Why most published findings are false: the effect of p-hacking
In our previous post, we revisited the Ioannidis argument on Why most published research findings are false. Other factors such as p-hacking can also increase the chance of reporting a false-positive result. Such results are associated with a p-value deemed to be statistically significant, but the underlying hypothesis is in fact false.
Researcher degrees of freedom
As scientists, we have a great amount of flexibility when it comes to how we analyse and process our data. Some of this flexibility is removed when we conduct a clinical trial because the analysis plan has to be formally registered. However, data analysis for most other types of studies is flexible. This means researchers have to make decisions about what data to keep and reject, how to group and present data, whether a mean or trimmed-mean will be computed, whether the peak-to-peak amplitude will be reported or the area under the curve, etc.
There is also flexibility with statistical tests. Are we going to incorporate all conditions, or are we going to group two of them? What type of post-hoc tests are we going to use after running our analysis of variance? Would it be better to try a non-parametric test?
Simmons et al. (2011) demonstrated that, with so many degrees of freedom, researchers can generate statistically significant results from just about any data set. While some of these data processing decisions are well founded, others are erroneously believed to be correct, and are influenced by our human biases.
These researcher degrees of freedom influence published results and lead to a disproportionately large number of published p-values to be just below the traditional threshold of =0.05. This phenomenon is termed
In their paper, Simmons et al. (2011) demonstrated that if researchers always pick the more favourable choice, i.e., the one that favours finding a statistically significant result, increases from 0.05 to 0.607.
P-hacking in the context of the Ioannidis argument
Let’s revisit our recent post on the Ioannidis argument (i.e., most published research findings are likely false) and see how p-hacking influences the results.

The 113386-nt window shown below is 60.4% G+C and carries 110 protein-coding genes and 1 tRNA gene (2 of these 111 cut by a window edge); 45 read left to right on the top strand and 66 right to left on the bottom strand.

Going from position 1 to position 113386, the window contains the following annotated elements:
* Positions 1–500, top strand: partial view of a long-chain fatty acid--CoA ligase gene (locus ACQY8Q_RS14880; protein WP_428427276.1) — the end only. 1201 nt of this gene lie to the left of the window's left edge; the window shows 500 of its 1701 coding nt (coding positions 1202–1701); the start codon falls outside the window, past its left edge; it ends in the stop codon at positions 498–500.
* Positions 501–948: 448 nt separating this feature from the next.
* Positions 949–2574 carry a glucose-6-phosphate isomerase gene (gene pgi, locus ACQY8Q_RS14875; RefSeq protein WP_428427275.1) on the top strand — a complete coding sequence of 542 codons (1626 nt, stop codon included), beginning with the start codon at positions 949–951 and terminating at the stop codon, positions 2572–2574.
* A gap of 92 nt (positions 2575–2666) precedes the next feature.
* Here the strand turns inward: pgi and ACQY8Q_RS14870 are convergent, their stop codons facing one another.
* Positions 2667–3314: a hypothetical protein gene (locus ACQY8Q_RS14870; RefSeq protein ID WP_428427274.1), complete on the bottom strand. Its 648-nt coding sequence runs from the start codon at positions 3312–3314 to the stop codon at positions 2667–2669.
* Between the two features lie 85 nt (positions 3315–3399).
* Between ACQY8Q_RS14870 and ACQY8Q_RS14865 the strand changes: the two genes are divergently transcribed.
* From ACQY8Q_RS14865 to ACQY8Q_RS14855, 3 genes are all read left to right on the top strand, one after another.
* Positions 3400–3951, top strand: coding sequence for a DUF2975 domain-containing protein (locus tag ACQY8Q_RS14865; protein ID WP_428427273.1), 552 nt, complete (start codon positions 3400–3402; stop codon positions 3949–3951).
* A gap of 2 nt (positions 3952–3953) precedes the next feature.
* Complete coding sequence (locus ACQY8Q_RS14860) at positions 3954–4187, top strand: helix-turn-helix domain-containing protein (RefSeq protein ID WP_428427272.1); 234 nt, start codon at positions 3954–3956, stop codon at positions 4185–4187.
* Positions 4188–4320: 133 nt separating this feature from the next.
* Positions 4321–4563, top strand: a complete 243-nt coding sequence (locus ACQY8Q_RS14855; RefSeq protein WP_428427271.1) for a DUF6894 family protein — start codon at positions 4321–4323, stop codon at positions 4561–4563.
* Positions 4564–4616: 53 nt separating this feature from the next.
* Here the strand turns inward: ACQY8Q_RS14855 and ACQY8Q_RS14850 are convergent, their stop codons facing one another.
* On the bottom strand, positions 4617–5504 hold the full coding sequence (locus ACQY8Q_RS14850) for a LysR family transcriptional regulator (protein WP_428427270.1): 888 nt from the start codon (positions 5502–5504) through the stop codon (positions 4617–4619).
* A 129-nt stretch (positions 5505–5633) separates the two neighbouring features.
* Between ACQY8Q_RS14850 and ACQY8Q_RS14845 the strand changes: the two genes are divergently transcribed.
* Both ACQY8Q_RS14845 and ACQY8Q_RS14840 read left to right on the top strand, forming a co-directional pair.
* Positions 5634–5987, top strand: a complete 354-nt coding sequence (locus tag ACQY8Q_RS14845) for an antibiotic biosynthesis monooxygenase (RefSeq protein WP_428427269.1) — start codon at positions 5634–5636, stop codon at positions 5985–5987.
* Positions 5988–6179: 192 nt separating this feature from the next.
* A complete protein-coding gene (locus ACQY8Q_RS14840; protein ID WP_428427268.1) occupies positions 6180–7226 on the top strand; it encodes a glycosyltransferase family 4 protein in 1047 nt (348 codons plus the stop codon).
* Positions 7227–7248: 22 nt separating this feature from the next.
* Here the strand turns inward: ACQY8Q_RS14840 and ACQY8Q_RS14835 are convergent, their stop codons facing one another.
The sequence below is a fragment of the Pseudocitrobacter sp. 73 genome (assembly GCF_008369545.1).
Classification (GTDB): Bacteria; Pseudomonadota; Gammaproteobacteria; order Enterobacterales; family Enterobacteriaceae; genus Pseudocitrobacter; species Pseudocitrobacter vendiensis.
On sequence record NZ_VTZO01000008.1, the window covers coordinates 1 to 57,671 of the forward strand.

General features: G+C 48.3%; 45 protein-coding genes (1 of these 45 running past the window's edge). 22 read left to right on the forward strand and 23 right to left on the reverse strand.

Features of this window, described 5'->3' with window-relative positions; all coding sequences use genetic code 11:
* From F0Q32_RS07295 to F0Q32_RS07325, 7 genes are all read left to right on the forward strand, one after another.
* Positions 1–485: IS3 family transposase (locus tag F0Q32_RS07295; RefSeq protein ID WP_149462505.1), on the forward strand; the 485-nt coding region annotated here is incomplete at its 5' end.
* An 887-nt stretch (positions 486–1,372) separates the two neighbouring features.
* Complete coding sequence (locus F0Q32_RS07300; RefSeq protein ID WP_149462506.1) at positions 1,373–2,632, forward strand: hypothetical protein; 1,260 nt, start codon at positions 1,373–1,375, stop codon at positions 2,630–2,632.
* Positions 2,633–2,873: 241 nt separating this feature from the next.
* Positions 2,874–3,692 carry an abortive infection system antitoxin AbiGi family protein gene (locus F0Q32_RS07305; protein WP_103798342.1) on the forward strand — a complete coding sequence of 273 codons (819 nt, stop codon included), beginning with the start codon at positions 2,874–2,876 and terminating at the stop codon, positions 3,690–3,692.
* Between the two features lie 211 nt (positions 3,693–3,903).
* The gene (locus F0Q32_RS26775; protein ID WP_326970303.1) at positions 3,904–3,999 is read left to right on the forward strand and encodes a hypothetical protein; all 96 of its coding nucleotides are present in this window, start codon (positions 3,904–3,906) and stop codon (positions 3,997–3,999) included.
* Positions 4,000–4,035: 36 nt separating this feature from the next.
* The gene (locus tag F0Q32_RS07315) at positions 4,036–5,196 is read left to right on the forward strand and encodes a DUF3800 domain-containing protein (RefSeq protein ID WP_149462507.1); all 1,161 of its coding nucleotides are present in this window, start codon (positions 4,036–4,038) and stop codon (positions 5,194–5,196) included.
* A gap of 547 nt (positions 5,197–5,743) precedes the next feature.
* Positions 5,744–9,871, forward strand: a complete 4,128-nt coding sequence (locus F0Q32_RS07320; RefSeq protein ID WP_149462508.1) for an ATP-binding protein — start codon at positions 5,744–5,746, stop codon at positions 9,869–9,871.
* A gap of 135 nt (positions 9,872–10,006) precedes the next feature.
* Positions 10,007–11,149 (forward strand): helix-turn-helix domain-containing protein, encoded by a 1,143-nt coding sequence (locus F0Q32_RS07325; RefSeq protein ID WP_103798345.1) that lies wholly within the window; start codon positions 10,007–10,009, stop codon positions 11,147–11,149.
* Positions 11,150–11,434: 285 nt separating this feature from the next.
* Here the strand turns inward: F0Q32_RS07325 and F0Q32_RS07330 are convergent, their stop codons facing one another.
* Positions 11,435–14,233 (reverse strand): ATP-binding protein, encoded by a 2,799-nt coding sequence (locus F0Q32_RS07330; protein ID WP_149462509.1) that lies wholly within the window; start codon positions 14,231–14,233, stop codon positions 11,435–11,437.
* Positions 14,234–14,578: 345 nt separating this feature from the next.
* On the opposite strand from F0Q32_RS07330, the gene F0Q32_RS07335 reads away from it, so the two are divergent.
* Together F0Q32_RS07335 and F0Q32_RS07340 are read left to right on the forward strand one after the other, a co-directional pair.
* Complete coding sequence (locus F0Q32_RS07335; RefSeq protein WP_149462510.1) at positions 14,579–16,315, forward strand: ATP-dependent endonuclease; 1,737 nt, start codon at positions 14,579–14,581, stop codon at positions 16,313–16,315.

In a research area that generally focuses on discovering novel results, approximately 10% of tested hypotheses might in fact be true. If we consider 1000 hypotheses, 100 of these will be true and 900 will be false. If studies in this area have adequate statistical power (i.e., 80%), will equal 20%. This statistical power allows us to discover 80 of the 100 true hypotheses.
However, rather than using the conventional = 0.05, p-hacking can increase this value up to 0.607. This means 60.7% of the 900 hypotheses that are in fact false will generate false-positive results. This produces a false-positive reporting probability of 87%. In other words, 87% of the significant results will be associated with hypotheses that are in fact false (Figure 1).
Some have argued that you can report anything as significant. While this is an extreme and bleak view of the situation, recent research is confirming that many results are not reproducible.
An important first step to reverse this harmful trend is to properly understand basic statistical concepts. Statistical power, type I and type II errors, p-values and percentage of true hypotheses all influence the chance that a statistically significant result reflects a true difference. A better understanding of these concepts can help researchers better plan and interpret their results.
Ioannidis JP (2005). Why most published research findings are false.. PLoS Med 2:e124.
Simmons JP, Nelson LD, Simonsohn U (2011). False-positive psychology: undisclosed flexibility in data collection and analysis allows presenting anything as significant. Psychol Sci 22:1359-66.